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Learning Recession Lessons with the Fed

Since the COVID-19 pandemic triggered a global recession, the US Federal Reserve has been quite active in its attempt to support markets and the economy. Beginning with an emergency meeting in early March, the Fed cut the Federal Funds Rate to a range of 0–0.25% and instituted a wide array of programs aimed at shoring up liquidity, market functionality, and confidence.

Revisiting Great Recession Programs

The Fed had honed many of these programs and strategies during the Great Recession of 2008. Most notably, the Fed did not hesitate to reinstate a near-zero effective Federal Funds Rate and forward guidance. Other crisis-era programs made a comeback, including large-scale asset purchases of treasury and mortgage-backed securities, the Primary Dealer Credit Facility, the Money Market Mutual Fund Liquidity Facility, Term Asset-Backed Securities Loan Facility, and expanded international swap lines.

Federal Reserve Response in 2020

However, the Fed’s response to the current crisis was not only much quicker than the Great Recession response but also much more aggressive in scope. For example, the Fed lowered the discount window rate to 0.25%, which is lower than during the 2008 crisis, and extended the term of discount loans directly from the Fed to 90 days.

Other 2020 strategies included relaxing requirements for regulatory capital and liquidity buffers, expanding eligible collateral to existing programs, and the unprecedented step of removing banks’ reserve requirements. New facilities extended the Fed’s scope beyond traditional financial market intervention to corporations and municipalities, including the Primary and Secondary Market Corporate Credit Facility, the Commercial Paper Funding Facility, the Municipal Liquidity Facility, and the Main Street Lending Program.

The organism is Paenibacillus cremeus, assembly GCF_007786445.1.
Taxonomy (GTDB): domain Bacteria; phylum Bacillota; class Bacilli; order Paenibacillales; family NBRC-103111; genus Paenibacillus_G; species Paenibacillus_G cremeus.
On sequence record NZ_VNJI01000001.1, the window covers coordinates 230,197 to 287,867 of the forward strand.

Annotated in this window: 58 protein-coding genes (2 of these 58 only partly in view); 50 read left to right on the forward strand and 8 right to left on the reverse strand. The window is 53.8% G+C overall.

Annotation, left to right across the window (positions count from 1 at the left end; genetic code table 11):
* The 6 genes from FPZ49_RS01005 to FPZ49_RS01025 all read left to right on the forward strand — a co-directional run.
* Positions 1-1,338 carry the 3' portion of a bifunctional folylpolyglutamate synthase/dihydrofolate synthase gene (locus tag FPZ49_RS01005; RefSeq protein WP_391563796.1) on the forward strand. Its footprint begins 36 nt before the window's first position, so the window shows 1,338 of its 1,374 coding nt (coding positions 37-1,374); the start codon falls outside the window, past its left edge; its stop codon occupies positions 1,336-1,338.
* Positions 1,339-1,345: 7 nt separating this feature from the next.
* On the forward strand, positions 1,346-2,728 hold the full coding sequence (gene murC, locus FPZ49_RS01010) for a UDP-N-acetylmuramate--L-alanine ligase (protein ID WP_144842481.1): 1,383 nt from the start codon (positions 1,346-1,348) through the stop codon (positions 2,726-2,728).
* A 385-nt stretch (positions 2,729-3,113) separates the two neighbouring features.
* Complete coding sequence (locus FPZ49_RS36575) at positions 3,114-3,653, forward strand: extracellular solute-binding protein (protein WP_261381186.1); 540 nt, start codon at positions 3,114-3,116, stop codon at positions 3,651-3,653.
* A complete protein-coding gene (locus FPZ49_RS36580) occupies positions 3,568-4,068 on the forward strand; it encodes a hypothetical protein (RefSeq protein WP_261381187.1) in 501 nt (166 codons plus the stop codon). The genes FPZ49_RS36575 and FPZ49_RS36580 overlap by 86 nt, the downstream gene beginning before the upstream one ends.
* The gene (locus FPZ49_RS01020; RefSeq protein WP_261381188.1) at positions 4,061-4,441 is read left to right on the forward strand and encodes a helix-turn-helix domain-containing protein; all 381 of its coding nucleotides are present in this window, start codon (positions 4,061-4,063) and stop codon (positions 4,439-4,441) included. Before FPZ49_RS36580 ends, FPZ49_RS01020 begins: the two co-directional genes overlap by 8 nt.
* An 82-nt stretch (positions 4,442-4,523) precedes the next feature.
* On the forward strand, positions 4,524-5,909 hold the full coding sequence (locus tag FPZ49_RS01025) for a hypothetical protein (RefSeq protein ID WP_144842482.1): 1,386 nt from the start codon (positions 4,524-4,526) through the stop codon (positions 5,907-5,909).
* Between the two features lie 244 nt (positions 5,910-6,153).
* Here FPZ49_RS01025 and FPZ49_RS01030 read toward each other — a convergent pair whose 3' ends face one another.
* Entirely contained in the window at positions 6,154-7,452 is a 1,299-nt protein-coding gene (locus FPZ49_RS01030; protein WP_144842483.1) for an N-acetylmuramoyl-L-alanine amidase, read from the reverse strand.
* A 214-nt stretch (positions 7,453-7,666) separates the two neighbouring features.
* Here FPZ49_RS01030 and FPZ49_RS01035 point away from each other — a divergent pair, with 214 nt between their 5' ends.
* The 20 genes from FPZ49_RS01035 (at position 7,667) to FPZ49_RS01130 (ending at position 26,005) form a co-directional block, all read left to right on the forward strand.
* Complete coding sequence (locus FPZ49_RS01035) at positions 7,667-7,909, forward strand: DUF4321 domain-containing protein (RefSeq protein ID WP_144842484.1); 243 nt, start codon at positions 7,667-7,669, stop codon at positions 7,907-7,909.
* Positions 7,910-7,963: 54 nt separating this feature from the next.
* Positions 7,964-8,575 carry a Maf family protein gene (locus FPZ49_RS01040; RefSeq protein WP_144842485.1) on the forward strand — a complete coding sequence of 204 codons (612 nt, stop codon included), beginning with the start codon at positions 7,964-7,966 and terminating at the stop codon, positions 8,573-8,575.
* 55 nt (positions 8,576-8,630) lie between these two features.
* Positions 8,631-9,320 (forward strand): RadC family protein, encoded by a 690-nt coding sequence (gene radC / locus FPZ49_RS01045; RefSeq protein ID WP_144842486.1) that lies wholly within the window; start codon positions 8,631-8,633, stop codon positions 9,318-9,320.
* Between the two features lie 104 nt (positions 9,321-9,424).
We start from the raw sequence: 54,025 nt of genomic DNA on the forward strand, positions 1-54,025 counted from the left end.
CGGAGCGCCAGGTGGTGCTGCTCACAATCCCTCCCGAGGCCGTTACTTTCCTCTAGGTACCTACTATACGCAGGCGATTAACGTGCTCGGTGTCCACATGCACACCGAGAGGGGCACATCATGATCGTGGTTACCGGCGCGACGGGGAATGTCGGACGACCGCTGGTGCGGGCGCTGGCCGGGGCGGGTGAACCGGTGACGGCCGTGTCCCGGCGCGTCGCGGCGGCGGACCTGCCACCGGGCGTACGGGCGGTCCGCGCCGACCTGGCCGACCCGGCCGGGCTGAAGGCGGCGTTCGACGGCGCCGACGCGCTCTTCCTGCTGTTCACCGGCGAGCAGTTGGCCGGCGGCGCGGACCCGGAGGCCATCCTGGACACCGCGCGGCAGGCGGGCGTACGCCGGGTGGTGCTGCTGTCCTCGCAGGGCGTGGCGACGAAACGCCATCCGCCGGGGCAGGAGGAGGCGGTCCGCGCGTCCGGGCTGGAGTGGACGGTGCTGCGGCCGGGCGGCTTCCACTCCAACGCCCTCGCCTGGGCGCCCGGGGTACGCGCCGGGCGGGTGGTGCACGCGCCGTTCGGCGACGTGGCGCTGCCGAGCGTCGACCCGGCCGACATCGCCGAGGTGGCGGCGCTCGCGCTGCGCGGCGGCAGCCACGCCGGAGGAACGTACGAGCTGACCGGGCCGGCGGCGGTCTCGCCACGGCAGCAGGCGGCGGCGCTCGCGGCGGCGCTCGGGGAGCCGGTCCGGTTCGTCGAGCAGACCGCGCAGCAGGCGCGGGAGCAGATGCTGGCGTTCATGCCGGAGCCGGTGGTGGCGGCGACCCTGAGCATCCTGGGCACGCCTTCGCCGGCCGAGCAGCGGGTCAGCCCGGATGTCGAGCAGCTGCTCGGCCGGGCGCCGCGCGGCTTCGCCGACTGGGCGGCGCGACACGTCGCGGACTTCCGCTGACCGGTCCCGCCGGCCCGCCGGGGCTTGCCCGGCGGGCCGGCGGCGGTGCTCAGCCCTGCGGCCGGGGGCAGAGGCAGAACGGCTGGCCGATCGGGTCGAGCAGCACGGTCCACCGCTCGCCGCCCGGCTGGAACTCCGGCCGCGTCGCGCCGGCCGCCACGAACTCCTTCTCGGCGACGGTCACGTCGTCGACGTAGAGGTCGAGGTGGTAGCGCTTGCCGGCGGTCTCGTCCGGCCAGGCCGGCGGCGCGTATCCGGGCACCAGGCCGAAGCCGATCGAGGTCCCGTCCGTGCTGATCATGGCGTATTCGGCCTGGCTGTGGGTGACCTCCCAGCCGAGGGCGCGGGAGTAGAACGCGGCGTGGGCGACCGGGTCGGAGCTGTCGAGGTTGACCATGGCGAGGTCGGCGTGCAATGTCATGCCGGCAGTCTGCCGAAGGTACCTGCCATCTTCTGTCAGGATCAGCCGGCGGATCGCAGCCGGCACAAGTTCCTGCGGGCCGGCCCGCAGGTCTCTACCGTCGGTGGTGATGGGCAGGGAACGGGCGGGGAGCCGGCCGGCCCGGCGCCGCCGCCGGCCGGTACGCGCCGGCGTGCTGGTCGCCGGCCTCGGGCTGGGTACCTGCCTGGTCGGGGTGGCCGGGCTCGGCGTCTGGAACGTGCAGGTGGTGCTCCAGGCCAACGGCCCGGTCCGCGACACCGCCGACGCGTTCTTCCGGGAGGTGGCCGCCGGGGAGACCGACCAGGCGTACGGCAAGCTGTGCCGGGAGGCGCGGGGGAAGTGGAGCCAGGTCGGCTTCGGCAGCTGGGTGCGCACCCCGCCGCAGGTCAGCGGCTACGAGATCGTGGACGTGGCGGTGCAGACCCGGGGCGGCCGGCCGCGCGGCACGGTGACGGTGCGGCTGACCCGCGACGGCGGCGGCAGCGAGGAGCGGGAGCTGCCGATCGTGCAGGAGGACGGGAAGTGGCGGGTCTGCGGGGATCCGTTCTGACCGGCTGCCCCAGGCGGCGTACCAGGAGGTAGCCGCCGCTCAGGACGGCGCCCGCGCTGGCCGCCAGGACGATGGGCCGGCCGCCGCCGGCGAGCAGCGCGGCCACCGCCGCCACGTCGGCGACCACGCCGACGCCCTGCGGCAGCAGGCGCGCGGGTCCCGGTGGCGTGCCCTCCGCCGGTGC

While forward guidance was used during the Great Recession to exert downside pressure on longer-term interest rates, even the tone of comments has become more aggressive, as in Fed Chairman Jerome Powell’s recent statement that the Fed is not “even thinking about thinking about raising rates.”

The 2020 size increase of the Fed’s balance sheet visibly dwarfs the 2008-09 increase, as seen below, bringing total assets to nearly $7 trillion at the end of July. More importantly, the rapid increase occurred around the start of the recession (represented by shading), in contrast with the delay seen in the 2008 example.

Assets: Total Assets: Total Assets (Less Eliminations from Consolidation)

Shading indicates US recessions; the current recession is ongoing. Source: Board of Governors of the Federal Reserve System (US)

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Altogether, the Fed’s reaction was both quicker and more aggressive in 2020 than it was in 2008.

The Federal Reserve learned many lessons during the Great Recession, then acted swiftly and decisively when the current situation arose. What lessons did your business learn in the last recession, and how can you apply them in the current economic environment? If ITR Economics can help you refine that plan, please reach out!

Lauren Saidel-Baker
Economist